Learning Agendas: The Five Most Important Things You Need to Know
In a famous Harvard Business Review article, management guru Peter Drucker told us that the private sector can learn a lot from nonprofits. One area where nonprofits and the government are leading the way is the use of learning agendas as an organizational learning tool to improve effectiveness and efficiency. This blog makes the case for why and how a learning agenda should be top of your “to do” list, and we hope to convince you to take the next step. Simply put, a learning agenda can make your organization smarter and more effective.
The use of learning agendas is growing within USAID and the Federal Government. In our recent landscape analysis of the use of learning agendas within USAID and five other federal agencies, we identified 17 agendas within USAID/Washington alone.
The research, which took place from September 2016-March 2017, involved discussions with 60 people and examined the interest in and use of learning agendas, their value as tools to base decisions on evidence and support organizational change. In addition to surveying the number and types of efforts, the report details learning agenda experiences, recommendations and lessons learned.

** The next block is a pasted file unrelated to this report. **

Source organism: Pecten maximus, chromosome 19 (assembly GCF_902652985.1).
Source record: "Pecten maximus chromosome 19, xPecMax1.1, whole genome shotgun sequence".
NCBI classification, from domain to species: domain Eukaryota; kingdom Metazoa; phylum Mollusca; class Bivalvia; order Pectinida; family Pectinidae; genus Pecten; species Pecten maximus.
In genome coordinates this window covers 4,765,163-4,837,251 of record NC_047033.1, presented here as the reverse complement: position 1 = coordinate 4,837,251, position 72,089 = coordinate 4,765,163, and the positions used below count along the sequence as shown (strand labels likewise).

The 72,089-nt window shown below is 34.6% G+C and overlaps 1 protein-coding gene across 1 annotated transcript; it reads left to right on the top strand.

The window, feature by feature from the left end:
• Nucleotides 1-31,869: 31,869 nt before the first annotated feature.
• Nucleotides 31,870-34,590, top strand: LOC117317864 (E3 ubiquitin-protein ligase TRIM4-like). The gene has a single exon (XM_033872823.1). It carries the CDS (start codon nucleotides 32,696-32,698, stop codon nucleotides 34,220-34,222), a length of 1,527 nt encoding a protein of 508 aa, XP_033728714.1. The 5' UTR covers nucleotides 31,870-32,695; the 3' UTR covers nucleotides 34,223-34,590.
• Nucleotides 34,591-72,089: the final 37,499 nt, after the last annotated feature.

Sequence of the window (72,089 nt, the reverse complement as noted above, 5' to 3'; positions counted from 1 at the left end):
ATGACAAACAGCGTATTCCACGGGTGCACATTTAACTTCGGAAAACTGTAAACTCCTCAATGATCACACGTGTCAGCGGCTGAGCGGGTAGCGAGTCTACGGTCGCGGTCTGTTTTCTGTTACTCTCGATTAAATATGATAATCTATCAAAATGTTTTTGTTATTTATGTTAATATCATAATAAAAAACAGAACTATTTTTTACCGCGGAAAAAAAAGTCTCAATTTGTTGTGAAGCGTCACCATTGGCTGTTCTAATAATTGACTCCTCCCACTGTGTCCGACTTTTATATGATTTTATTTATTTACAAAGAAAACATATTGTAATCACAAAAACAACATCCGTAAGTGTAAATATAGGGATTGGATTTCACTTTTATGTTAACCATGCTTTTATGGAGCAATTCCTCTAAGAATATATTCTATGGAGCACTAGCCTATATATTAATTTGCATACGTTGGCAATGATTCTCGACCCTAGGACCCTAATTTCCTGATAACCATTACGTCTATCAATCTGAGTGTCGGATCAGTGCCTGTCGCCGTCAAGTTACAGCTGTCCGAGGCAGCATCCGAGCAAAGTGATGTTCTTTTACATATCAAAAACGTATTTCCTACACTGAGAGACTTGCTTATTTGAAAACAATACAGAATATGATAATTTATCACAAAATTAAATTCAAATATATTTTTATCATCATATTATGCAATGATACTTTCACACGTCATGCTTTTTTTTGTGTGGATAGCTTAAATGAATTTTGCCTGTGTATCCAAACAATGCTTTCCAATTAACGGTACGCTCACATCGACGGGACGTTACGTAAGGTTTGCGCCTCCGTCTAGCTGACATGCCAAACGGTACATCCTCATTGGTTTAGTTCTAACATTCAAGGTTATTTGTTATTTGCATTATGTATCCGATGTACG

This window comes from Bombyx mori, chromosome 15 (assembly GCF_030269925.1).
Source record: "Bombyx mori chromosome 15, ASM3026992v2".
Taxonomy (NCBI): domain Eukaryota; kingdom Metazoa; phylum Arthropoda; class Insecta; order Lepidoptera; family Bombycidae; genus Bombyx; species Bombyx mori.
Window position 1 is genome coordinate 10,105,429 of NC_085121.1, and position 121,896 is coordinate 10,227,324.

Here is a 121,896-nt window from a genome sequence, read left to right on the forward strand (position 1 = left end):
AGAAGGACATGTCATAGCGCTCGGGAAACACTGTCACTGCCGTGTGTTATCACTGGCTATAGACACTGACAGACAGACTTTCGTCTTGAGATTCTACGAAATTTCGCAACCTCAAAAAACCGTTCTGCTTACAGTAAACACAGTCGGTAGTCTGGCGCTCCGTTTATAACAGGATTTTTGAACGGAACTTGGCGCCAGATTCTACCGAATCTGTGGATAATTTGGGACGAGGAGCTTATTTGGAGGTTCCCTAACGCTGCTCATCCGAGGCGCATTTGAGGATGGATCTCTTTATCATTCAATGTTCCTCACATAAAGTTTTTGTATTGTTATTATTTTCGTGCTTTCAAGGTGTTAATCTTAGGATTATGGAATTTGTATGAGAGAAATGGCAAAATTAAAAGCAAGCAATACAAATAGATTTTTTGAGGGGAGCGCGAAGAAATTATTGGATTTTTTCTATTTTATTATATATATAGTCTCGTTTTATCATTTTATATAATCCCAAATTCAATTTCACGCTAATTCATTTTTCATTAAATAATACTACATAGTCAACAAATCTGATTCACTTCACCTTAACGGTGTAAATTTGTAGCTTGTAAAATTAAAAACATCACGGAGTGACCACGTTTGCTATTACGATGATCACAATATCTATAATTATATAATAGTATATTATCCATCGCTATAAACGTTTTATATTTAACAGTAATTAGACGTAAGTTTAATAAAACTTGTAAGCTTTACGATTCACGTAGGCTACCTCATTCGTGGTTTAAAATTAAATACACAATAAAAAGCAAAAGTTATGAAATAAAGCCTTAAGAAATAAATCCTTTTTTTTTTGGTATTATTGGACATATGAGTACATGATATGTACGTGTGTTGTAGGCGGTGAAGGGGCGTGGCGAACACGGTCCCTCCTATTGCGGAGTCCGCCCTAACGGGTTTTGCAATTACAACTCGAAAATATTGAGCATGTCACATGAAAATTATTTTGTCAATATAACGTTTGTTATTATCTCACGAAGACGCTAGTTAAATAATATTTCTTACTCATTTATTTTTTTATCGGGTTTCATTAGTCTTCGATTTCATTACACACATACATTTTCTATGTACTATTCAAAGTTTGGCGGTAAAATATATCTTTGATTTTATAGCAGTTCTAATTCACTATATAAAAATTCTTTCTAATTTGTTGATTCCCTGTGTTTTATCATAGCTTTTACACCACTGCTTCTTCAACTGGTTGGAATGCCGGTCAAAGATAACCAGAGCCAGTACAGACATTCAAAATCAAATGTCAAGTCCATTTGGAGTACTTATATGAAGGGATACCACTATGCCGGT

As learning agendas become more commonly used, here are the five most important things you need to know about the concept, its benefits and what to bear in mind when developing one. To read more about promising practices, challenges, and lessons learned related to learning agendas, check out the full learning agenda landscape analysis report here.
Learning agendas can reinforce strategy and policy.
Most of the learning agenda initiatives we studied linked their learning questions and themes to relevant policy objectives and strategies. These high-level objectives often provided the organizing framework for more specific questions elicited from stakeholders, and helped ensure that the learning agendas served and related to broader strategic priorities and decision-making needs. Often this was linked to the importance of leadership support and adequate resources. In particular, explicit mandates, dedicated resources, and increased visibility for learning agenda efforts provided credibility and signaled priority that motivated broad-based participation in formulation, implementation and use of learning agendas.